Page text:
Better to be liked or remembered? Research finds linguistic recipes for likable and memorable slogans

New University of Missouri study informs businesses of the best practices for creating slogans.

August 14, 2023
Contact: Pate McCuien, 573-882-4870,

Nissan's slogan, "Innovation that excites."
Nissan uses abstract words to create a short easy-to-read slogan. The study shows this can help a brand become more likable among their current potential consumers (Source: Shutterstock).
Brady Hodges

Branding is key for organizations. While it’s important for a company’s logo and name to remain consistent, one way any business can significantly impact their brand is by changing their slogan.

New research at the University of Missouri shows that businesses can improve their brand recognition through specific changes to their slogans. The research provides guidelines for business owners and managers about the best practices for slogan creation. The findings show that slogans that are longer, include the brand name, and use uncommon words are likely to be more memorable among potential consumers. The findings also show that slogans that are shorter, omit the brand name, and use simpler language are more likely to make the brand more likable in potential consumers’ eyes.

However, before businesses dive into the guidelines, Brady Hodges, an assistant professor in the Robert J. Trulaske, Sr. College of Business, says that it’s important for them to take a look at themselves as a brand.

“It’s important for businesses to determine what stage of brand building they are in,” Hodges said. “Our research finds that having a memorable slogan may turn some potential consumers off, but it can help a newer brand make a name for itself.”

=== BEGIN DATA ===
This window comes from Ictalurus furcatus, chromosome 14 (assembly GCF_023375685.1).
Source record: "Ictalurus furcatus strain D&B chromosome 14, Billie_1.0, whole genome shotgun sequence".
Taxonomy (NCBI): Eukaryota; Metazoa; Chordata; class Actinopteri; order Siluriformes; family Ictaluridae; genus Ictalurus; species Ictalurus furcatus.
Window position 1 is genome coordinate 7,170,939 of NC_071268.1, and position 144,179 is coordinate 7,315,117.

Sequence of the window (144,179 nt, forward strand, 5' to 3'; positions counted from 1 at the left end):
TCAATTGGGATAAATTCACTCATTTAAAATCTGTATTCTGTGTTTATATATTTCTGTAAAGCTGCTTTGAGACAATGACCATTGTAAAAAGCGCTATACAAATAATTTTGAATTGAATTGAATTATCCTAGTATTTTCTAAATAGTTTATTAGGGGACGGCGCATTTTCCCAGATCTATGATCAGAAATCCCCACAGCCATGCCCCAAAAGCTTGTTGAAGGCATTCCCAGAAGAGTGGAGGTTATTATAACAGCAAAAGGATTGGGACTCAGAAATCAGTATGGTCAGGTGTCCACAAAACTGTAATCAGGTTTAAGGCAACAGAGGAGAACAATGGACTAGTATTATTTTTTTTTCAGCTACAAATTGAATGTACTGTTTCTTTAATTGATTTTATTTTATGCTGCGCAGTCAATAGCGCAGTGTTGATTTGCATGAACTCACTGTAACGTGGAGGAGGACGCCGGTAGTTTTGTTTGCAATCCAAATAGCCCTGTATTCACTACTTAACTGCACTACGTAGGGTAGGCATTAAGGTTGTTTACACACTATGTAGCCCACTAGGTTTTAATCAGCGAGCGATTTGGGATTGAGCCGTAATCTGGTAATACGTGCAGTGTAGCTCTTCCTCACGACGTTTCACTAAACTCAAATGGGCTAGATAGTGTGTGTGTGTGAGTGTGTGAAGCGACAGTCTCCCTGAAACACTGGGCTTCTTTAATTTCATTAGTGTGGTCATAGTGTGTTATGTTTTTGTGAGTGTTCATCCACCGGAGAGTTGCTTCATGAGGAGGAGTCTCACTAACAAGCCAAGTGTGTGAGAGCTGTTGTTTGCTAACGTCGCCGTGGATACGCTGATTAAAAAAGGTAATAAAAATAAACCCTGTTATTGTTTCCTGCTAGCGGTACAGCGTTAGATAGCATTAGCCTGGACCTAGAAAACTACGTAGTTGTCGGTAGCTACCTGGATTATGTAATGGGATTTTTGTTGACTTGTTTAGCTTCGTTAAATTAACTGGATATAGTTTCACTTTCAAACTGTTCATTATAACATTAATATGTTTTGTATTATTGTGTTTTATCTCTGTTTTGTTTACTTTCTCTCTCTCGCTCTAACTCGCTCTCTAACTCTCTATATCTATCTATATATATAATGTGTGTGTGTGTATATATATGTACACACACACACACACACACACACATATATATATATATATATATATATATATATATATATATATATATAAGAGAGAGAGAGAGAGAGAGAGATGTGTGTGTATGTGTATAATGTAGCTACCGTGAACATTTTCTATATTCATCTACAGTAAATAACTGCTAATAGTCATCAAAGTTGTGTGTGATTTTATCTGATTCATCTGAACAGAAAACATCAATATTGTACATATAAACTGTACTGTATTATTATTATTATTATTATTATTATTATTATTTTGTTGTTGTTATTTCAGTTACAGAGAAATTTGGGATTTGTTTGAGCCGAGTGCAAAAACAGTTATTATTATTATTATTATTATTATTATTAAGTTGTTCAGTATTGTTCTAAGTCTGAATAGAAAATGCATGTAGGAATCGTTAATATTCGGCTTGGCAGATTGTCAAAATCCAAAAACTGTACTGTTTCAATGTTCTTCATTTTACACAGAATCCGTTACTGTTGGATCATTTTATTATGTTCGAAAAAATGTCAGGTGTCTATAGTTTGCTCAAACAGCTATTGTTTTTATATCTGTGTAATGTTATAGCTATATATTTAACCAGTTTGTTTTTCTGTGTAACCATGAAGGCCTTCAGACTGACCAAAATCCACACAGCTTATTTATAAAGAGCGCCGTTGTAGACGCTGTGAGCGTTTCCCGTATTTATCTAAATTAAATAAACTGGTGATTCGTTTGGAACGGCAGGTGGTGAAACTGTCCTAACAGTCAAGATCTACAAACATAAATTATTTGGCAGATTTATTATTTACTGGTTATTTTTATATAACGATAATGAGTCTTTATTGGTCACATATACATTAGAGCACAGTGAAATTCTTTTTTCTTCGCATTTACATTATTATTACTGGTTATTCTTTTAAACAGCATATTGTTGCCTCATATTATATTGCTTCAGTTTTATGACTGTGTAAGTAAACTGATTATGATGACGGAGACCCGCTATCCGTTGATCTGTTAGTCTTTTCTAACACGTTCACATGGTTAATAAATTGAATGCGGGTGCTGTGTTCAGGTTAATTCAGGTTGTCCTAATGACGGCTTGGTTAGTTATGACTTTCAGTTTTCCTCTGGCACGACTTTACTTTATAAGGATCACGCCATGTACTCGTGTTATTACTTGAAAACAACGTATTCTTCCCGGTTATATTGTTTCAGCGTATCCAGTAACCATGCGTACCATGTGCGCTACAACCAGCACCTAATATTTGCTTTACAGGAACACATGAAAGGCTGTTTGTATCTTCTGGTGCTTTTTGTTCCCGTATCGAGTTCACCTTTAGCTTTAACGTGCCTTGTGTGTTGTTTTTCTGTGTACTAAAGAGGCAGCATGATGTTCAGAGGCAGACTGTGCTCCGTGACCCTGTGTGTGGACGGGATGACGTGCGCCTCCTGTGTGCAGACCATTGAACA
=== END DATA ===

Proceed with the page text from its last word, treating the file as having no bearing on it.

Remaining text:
For example, when Coca-Cola was a young company, it utilized longer slogans that tended to mention the brand name, like “Coca-Cola revives and sustains” in 1905 and “The great national temperance beverage” in 1906. Now, as it is a much larger company, it omits the brand name and uses more succinct and abstract words, or words that refer to general categories and intangible concepts like their 1999 slogan “Enjoy” and their 2016 slogan “Taste the feeling.”

According to Hodges’ research, potential consumers would have to expend greater effort to read words like “national temperance” and “revives and sustain.” While that may have turned off potential consumers, it would’ve been more likely that they remembered the brand. Now, Coca-Cola doesn’t need to capture people’s attention, or build brand awareness, so shorter slogans with more abstract words that are easy to read get the message across in a way that is more appealing or improves brand attitude.

Hodges’ research on slogans goes back to when he was a marketing manager working for a U.S. ladder company. He was based in China and their slogan didn’t translate well to Mandarin. So, he sought advice from scholars and research from the industry. However, the research he found was surface level and abstract, telling readers that slogans should be creative and skillfully worded or “capture the soul of the brand.”

That’s when Hodges decided he’d like to come up with a more precise framework for slogan creation. Now, with his latest research publication, Hodges has completed five different studies, consisting of slogan testing and surprise memorability tests of real current slogans, fake YouTube bumper advertisements, and eye tracking technology to track people’s attention on individual words as they read slogans.

Through these steps, Hodges has determined best practices for brands based on specific qualities of the slogan, which is novel information to businesses.

“Some businesses might do what is called A/B testing, where they put slogans in front of people and then see which one performs better, but they don’t know why people like or remember certain slogans better than others,” Hodges said. “We’re helping them understand it’s because of this word, or because it had these linguistic properties. Business owners can use these findings to create slogans that they know are maximizing either their likability or memorability and informs them why a slogan works or why it doesn’t.” 

Going forward, Hodges hopes to expand this research to other aspects of branding, like name creation and advertising language.

“Intel Inside: The Linguistic Properties of Effective Slogans” was published in the Journal of Consumer Research.

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